Back to Journals » Therapeutics and Clinical Risk Management » Volume 15

Higher serum total bilirubin predicts high risk of 3-year adverse outcomes in patients undergoing primary percutaneous coronary intervention

Authors Gao F, Qiang H, Fan XJ, Xue Q, Bai L

Received 30 January 2019

Accepted for publication 8 May 2019

Published 1 July 2019 Volume 2019:15 Pages 811—821


Checked for plagiarism Yes

Review by Single-blind

Peer reviewer comments 3

Editor who approved publication: Professor Deyun Wang

Fan Gao,1 Hua Qiang,2 Xiao-Juan Fan,2 Qi Xue,3 Ling Bai2

1Clinical Research Center, The First Affiliated Hospital of Xi’an Jiaotong University, Xi’an, People’s Republic of China; 2Department of Cardiovascular Medicine, The First Affiliated Hospital of Xi’an Jiaotong University, Xi’an, People’s Republic of China; 3Institut des Sciences de la Terre, Centre National de la Recherche Scientifique, Saint-Martin-d’Hères, France

Purpose: Previous research findings on the association between serum total bilirubin (TB) and cardiovascular events varied with different study populations. Our objective was to clarify the association between serum TB at admission and long-term adverse outcomes in patients with acute coronary syndrome (ACS) and stable angina (SA) undergoing percutaneous coronary intervention (PCI).
Patients and methods: This prospective cohort study included 2,502 patients who underwent PCI. Information on the study population was obtained from the Dryad Digital Repository. The patients were divided into two groups: high (>0.60 mg/dL) and low TB groups (≤0.60 mg/dL) based on the optimal cutoff value achieved in the receiver operating characteristic curve analysis. The relationships between serum TB at admission and clinical outcomes after PCI were analyzed in multivariable logistic regression models and restricted cubic spline.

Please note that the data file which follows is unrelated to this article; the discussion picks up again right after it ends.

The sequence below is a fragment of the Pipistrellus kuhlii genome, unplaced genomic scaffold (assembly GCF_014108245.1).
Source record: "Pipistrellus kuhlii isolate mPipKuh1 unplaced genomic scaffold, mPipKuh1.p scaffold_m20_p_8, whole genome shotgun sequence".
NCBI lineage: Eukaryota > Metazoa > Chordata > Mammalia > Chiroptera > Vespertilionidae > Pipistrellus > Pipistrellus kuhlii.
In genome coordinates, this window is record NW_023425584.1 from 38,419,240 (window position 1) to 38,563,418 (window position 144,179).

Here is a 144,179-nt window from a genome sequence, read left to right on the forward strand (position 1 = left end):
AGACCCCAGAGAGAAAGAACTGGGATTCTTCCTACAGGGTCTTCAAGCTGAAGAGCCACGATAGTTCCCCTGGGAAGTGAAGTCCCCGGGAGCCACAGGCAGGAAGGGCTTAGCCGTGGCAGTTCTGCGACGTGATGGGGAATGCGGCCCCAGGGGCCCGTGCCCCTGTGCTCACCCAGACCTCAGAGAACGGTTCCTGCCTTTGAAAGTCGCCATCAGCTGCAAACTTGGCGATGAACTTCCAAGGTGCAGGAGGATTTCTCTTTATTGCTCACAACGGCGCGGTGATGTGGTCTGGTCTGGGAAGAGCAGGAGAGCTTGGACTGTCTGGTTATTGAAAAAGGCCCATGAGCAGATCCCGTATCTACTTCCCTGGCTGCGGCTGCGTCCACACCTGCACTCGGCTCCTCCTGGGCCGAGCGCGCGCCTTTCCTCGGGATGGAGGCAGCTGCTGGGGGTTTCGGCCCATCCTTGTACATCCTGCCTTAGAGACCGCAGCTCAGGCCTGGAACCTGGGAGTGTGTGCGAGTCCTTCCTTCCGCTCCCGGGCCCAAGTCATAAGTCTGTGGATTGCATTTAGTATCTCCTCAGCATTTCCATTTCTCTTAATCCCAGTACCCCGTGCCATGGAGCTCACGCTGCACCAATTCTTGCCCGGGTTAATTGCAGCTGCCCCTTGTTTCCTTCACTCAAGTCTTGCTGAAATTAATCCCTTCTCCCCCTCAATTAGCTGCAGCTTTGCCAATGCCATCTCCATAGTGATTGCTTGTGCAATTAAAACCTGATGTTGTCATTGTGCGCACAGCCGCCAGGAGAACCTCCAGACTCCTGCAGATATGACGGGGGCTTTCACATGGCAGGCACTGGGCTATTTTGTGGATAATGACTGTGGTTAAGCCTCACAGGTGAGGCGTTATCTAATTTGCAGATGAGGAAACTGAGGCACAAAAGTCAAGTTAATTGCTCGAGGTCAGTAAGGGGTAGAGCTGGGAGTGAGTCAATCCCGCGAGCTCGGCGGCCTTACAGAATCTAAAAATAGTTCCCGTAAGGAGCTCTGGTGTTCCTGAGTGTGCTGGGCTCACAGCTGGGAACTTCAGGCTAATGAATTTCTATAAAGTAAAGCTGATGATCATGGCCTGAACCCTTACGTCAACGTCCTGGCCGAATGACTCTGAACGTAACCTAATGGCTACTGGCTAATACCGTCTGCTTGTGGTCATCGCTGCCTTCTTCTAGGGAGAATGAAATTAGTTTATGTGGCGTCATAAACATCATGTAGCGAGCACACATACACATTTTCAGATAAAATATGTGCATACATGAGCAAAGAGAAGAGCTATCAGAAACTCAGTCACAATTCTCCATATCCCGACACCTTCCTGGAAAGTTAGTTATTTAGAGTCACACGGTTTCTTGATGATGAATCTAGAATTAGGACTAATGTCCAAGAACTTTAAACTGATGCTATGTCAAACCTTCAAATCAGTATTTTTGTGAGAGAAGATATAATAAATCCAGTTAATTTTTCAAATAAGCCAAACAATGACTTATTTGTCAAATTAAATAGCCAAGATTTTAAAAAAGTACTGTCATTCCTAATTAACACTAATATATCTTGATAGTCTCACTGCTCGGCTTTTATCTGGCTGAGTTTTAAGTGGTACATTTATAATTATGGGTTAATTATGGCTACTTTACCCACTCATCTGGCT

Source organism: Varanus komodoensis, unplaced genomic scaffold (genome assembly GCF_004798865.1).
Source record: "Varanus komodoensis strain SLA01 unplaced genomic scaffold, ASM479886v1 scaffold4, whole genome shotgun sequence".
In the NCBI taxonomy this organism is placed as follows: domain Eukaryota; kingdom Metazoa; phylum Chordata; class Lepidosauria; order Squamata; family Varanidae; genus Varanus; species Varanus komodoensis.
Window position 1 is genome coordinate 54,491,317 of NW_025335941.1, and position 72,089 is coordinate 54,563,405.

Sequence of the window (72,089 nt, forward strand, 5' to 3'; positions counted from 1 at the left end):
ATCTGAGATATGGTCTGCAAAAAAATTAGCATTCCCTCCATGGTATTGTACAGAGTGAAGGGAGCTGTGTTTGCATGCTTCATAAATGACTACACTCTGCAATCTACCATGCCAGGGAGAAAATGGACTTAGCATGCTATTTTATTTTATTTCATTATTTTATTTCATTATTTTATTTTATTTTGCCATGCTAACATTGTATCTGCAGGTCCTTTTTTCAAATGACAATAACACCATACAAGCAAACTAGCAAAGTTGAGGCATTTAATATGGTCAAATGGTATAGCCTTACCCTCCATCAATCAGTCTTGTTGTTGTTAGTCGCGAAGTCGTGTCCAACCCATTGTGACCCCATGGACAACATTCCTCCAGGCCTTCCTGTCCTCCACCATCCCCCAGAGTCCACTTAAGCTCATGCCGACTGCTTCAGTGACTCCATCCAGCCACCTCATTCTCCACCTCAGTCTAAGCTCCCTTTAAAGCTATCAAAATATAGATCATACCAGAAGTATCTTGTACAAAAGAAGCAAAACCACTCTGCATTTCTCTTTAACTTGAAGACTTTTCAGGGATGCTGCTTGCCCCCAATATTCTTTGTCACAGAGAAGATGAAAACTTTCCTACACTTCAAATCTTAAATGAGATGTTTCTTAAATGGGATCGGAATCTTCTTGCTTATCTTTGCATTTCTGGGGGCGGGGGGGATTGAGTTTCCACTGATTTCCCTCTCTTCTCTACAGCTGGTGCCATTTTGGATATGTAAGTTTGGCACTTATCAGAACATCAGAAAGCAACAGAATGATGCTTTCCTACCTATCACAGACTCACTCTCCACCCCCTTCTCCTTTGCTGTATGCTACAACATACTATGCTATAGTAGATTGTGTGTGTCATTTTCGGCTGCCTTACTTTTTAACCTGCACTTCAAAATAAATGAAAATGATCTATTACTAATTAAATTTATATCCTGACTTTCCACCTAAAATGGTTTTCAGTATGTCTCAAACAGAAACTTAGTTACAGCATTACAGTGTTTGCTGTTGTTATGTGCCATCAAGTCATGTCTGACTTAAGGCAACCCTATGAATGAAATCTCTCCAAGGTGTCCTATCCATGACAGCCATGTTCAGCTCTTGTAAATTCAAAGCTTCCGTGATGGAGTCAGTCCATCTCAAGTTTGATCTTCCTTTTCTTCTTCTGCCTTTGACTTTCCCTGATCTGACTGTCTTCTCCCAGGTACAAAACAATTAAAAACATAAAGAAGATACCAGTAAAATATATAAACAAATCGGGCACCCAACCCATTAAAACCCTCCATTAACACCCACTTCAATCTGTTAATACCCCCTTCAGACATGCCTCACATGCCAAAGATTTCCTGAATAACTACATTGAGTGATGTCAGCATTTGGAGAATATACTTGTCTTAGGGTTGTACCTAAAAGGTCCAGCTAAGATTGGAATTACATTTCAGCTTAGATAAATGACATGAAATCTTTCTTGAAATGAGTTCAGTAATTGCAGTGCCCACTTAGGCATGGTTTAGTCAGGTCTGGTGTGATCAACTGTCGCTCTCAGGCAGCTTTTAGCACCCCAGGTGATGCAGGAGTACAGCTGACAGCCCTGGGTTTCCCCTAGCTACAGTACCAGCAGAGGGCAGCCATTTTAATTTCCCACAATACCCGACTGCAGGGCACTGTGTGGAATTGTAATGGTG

Results: In all patients undergoing PCI, TB>0.60 mg/dL was associated with major adverse cardiovascular events (MACE) and cardiovascular death during a 3-year follow-up. The odds ratio (95% confidence interval) was 1.60 (1.22–2.10) and 1.81 (1.22–2.70) for MACE and cardiovascular death, respectively. The association between TB and MACE was not altered by clinical presentation (p for interaction=0.949).
Conclusion: In patients with ACS and SA undergoing PCI, elevated serum TB was associated with increased risk of MACE and cardiovascular death.

Keywords: bilirubin, acute coronary syndrome, stable angina, primary percutaneous coronary intervention, major adverse cardiovascular; cerebrovascular events

Creative Commons License This work is published and licensed by Dove Medical Press Limited. The full terms of this license are available at and incorporate the Creative Commons Attribution - Non Commercial (unported, v3.0) License. By accessing the work you hereby accept the Terms. Non-commercial uses of the work are permitted without any further permission from Dove Medical Press Limited, provided the work is properly attributed. For permission for commercial use of this work, please see paragraphs 4.2 and 5 of our Terms.

Download Article [PDF]  View Full Text [HTML][Machine readable]